Introduction Doctors attempt to develop a trusting relationship with parents and children: people with widely differing ages, tastes, and values. Although first impressions are formed from other sources such as manner, attire has been shown to significantly affect the patients' perception of a doctor.1 The same study concluded that house officers had dressed less formally than their patients preferred. A British study in an outpatient setting found patients wanted staff to be formally dressed.2 Paediatricians have generally dressed more informally,3 and since 1990 the NHS has not been required to provide them with white coats. A recent American survey in a paediatric setting found that parents had a strong preference for women to be formally dressed (short white coat and skirt), and for the man to be formally dressed (short white coat and tie), but children did not have a significant preference.4 As British doctors and children dress differently to Americans, we assessed parents' and children's perceptions of doctors' attire in the United Kingdom.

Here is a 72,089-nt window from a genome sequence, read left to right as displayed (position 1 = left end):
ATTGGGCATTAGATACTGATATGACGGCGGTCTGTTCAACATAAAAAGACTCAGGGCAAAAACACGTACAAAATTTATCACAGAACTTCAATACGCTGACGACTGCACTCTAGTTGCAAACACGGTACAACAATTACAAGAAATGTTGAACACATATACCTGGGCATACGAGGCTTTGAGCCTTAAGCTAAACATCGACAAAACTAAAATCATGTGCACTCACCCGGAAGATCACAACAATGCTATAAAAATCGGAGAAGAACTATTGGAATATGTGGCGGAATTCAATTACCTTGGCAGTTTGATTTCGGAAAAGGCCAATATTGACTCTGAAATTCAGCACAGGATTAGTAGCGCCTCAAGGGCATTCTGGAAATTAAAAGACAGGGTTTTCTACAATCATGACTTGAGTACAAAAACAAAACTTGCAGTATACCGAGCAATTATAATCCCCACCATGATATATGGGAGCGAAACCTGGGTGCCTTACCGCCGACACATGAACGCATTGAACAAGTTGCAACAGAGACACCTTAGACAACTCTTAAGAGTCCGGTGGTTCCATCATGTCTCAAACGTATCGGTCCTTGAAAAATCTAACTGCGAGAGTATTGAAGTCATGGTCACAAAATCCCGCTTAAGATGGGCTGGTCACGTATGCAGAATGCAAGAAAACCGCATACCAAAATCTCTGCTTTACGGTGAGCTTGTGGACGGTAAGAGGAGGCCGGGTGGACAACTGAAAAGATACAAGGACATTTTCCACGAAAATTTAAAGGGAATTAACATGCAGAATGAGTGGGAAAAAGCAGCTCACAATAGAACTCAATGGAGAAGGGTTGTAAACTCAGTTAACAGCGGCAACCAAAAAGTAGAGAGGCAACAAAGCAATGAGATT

A questionnaire survey was used in the outpatient department of the Children's Hospital, Birmingham. The subjects were paediatric patients and their parents. The main outcome measures were positive and negative attributes assigned to photographs of doctors in different attires.
The survey was performed by one person (TGB). A total of 203 parents and their children were consecutively enrolled as they registered at the outpatient reception desk. Children below the age of 5 years were excluded because of their presumed inability to express their preference.
The survey instrument required children and parents to independently review a series of five photographs of either a male or female doctor in various attire (figure). All photographs were colour, full figure shots of the same male or female doctor dressed in five different attires. The male and female doctors were of the same racial group. Dress for the male doctor consisted of (1) a long sleeved shirt, tie, and trousers; (2) a long sleeved shirt without tie; (3) a shirt and tie with white coat; (4) an open necked polo shirt with trousers; (5) a two piece suit, shirt, and tie. Attire for the female doctor consisted of (1) a blouse and skirt, no coat; (2) a blouse and trousers, no coat; (3) a blouse and skirt and white coat; (4) a tee shirt and slacks, no coat; or (5) a two piece suit of matching jacket and skirt, court shoes, no coat.